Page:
In the randomized double blind trial, some of the participants were given a daily supplement of creatine (a naturally produced compound that supplies energy to muscles) and linoleic acid (a naturally occurring fatty acid), while others were given a placebo. All participants took part in the same exercise program.

The exercise training resulted in improvements of functional ability and strength in all participants, but those taking the CrM and CLA showed even greater gains in muscle endurance, an increase in fat-free mass and a decrease in the percentage of body fat.

“This data confirms that supervised resistance exercise training is safe and effective for increasing strength and function in older adults and that a combination of CrM and CLA can enhance some of the beneficial effects of training over a six month period,” said Tarnopolsky, a professor of pediatrics and medicine.

This study provides functional outcomes that build on an earlier mechanistic study co-led by Tarnopolsky and Dr. S. Melov at the Buck Institute of Age Research, published in PLoS One this year, which provided evidence that six months of resistance exercise reversed some of the muscle gene expression abnormalities associated with the aging process.

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Article adapted by MD Sports Weblog from original press release.
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Contact: Veronica McGuire
McMaster University

Myostatin (MSTN) is a transforming growth factor-ß (TGF-ß) family member that plays a critical role in regulating skeletal muscle mass [1]. Mice engineered to carry a deletion of the Mstn gene have about a doubling of skeletal muscle mass throughout the body as a result of a combination of muscle fiber hyperplasia and hypertrophy [2]. Moreover, loss of myostatin activity resulting either from postnatal inactivation of the Mstn gene [3], [4] or following administration of various myostatin inhibitors to wild type adult mice [5][7] can also lead to significant muscle growth. Hence, myostatin appears to play as least two distinct roles, one to regulate the number of muscle fibers that are formed during development and a second to regulate growth of muscle fibers postnatally. The function of myostatin appears to have been conserved across species, as inactivating mutations in the myostatin gene have been demonstrated to cause increased muscling in cattle [8][11] , sheep [12], dogs [13] and humans [14]. As a result, there has been considerable effort directed at developing strategies to modulate myostatin activity in clinical settings where enhancing muscle growth may be beneficial. In this regard, loss of myostatin activity has been demonstrated to improve muscle mass and function in dystrophic mice [15][17] and to have beneficial effects on fat and glucose metabolism in mouse models of obesity and type II diabetes [18].

Myostatin is synthesized as a precursor protein that undergoes proteolytic processing to generate an N-terminal propeptide and a C-terminal dimer, which is the biologically active species. Following proteolytic processing, the propeptide remains bound to the C-terminal dimer and maintains it in an inactive, latent complex [6], [19], [20], which represents one of the major forms of myostatin that circulates in the blood [21], [22]. In addition to the propeptide, other binding proteins are capable of regulating myostatin activity in vitro, including follistatin [19], [21], FLRG [22], and Gasp-1 [23]. We previously showed that follistatin can also block myostatin activity in vivo; specifically, we showed that follistatin can ameliorate the cachexia induced by high level expression of myostatin in nude mice [21] and that transgenic mice expressing follistatin in muscle have dramatic increases in muscle mass [19]. Here, I show that overexpression of follistatin can also cause substantial muscle growth in mice lacking myostatin, demonstrating that other TGF-ß related ligands normally cooperate with myostatin to suppress muscle growth and that the capacity for enhancing muscle growth by targeting this signaling pathway is much larger than previously appreciated.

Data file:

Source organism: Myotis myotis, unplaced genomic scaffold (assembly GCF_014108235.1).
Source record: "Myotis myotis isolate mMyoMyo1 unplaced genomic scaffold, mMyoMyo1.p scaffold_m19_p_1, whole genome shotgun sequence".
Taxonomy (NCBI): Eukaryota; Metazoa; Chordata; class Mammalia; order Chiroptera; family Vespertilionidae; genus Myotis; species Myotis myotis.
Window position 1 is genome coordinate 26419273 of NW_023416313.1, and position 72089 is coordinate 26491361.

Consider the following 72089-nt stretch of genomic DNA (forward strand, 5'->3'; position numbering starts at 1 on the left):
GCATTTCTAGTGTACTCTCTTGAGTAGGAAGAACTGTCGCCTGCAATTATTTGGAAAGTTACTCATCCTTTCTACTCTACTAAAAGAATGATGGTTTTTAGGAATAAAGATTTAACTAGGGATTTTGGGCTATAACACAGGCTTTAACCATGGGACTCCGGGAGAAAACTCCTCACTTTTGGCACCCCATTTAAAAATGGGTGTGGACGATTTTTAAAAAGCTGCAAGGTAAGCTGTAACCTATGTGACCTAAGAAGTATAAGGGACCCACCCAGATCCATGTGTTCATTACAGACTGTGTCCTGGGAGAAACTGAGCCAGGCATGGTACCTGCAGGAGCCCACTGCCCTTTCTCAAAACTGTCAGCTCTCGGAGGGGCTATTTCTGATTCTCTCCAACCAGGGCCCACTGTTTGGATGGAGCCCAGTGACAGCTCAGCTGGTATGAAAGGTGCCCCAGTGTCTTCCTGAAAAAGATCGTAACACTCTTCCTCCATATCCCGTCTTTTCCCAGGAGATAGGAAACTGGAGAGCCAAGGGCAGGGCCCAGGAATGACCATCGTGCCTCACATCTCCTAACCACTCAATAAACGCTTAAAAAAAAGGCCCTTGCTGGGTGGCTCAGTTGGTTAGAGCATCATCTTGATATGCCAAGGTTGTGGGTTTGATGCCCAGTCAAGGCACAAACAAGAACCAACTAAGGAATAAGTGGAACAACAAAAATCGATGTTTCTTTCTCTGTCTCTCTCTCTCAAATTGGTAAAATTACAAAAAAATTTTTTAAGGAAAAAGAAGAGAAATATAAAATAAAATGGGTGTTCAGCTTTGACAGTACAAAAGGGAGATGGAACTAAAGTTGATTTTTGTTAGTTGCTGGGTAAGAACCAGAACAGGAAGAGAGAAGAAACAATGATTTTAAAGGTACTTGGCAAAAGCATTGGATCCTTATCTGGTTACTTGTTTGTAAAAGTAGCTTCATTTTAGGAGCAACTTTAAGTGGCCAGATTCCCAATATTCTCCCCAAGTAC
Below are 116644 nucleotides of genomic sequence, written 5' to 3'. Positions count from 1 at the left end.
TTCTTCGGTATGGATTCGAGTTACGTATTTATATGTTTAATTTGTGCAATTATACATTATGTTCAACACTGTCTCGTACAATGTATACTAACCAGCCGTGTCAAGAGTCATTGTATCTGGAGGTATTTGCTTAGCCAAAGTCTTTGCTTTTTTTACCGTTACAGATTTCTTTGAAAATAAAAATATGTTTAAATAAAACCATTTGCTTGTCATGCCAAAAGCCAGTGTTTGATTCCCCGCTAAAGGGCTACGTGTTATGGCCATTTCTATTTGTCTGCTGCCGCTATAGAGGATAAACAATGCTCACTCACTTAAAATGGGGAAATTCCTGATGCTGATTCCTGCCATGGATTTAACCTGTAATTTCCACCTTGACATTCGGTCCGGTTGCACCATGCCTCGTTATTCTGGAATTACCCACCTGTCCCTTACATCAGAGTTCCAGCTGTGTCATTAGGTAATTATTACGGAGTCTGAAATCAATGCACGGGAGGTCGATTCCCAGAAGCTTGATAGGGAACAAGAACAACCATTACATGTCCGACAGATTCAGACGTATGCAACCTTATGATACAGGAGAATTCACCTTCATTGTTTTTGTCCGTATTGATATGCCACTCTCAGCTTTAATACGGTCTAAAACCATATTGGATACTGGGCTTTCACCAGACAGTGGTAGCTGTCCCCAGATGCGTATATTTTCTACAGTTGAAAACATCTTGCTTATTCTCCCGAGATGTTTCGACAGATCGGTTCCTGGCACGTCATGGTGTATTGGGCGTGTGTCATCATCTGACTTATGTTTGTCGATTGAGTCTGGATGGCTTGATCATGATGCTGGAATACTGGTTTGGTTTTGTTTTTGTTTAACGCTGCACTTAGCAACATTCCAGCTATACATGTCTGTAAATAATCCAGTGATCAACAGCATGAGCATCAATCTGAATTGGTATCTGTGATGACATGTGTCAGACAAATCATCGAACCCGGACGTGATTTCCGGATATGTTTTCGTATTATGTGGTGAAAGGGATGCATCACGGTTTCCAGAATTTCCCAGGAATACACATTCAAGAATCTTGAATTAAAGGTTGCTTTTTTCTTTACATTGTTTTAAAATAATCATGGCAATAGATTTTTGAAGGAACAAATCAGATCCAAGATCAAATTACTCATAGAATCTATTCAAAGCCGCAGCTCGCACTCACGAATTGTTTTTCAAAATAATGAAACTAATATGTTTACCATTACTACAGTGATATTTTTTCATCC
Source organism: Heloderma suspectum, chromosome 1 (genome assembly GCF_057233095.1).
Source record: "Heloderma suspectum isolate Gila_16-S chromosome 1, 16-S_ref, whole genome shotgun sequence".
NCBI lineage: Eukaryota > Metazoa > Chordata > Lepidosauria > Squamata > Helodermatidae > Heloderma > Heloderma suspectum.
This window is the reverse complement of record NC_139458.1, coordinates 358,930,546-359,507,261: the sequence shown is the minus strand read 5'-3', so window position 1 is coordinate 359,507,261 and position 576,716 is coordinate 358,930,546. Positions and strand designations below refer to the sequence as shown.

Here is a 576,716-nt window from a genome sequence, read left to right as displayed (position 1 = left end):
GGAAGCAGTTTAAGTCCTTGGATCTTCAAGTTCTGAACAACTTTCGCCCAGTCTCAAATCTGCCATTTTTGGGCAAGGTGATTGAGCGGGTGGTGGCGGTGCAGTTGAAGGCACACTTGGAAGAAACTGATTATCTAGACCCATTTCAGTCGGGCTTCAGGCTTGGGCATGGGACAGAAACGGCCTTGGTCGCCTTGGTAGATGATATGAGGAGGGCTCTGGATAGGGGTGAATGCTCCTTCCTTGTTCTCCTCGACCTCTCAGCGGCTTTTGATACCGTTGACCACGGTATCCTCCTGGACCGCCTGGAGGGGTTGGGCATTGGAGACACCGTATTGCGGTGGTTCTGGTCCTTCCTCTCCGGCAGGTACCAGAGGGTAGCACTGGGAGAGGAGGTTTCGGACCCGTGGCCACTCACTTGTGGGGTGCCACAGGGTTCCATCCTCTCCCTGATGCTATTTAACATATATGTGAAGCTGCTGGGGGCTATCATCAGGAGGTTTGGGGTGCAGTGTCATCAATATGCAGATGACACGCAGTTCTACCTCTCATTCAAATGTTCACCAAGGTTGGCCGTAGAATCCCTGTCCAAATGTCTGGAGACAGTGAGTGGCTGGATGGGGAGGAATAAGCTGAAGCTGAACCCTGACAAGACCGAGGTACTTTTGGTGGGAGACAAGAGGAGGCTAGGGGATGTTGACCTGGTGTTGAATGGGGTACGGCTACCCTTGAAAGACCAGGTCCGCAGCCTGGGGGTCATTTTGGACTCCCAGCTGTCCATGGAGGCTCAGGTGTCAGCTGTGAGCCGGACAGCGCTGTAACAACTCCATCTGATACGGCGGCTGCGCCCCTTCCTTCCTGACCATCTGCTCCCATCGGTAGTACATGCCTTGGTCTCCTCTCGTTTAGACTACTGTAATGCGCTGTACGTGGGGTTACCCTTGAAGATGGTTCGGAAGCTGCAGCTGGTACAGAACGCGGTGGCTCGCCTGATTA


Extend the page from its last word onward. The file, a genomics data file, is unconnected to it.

Results

Increased muscle mass in transgenic mice expressing FLRG

Previous studies have identified several proteins that are normally found in a complex with myostatin in the blood [22], [23]. One of these is the follistatin related protein, FLRG, which has been demonstrated to be capable of inhibiting myostatin activity in vitro. To determine whether FLRG can also inhibit myostatin activity in vivo, I generated a construct in which the FLRG coding sequence was placed downstream of a myosin light chain promoter/enhancer. From pronuclear injections of this construct, a total of four transgenic mouse lines (Z111A, Z111B, Z116A, and Z116B) were obtained containing independently segregating insertion sites. Each of these four transgenic lines was backcrossed at least 6 times to C57 BL/6 mice prior to analysis in order to control for genetic background effects. Northern analysis revealed that in three of these lines the transgene was expressed in skeletal muscles but not in any of the non-skeletal muscle tissues examined (Figure 1); in the fourth line, Z111B, the expression of the transgene was below the level of detection in these blots. As shown in Table 1, all four lines exhibited significant increases in muscle weights compared to wild type control mice. These increases were observed in all four muscles that were examined as well as in both sexes. Moreover, the rank order of magnitude of these increases correlated with the rank order of expression levels of the transgene; in the highest-expressing line, Z116A, muscle weights were increased by 57–81% in females and 87–116% in males compared to wild type mice. Hence, FLRG is capable of increasing muscle growth in a dose-dependent manner when expressed as a transgene in skeletal muscle.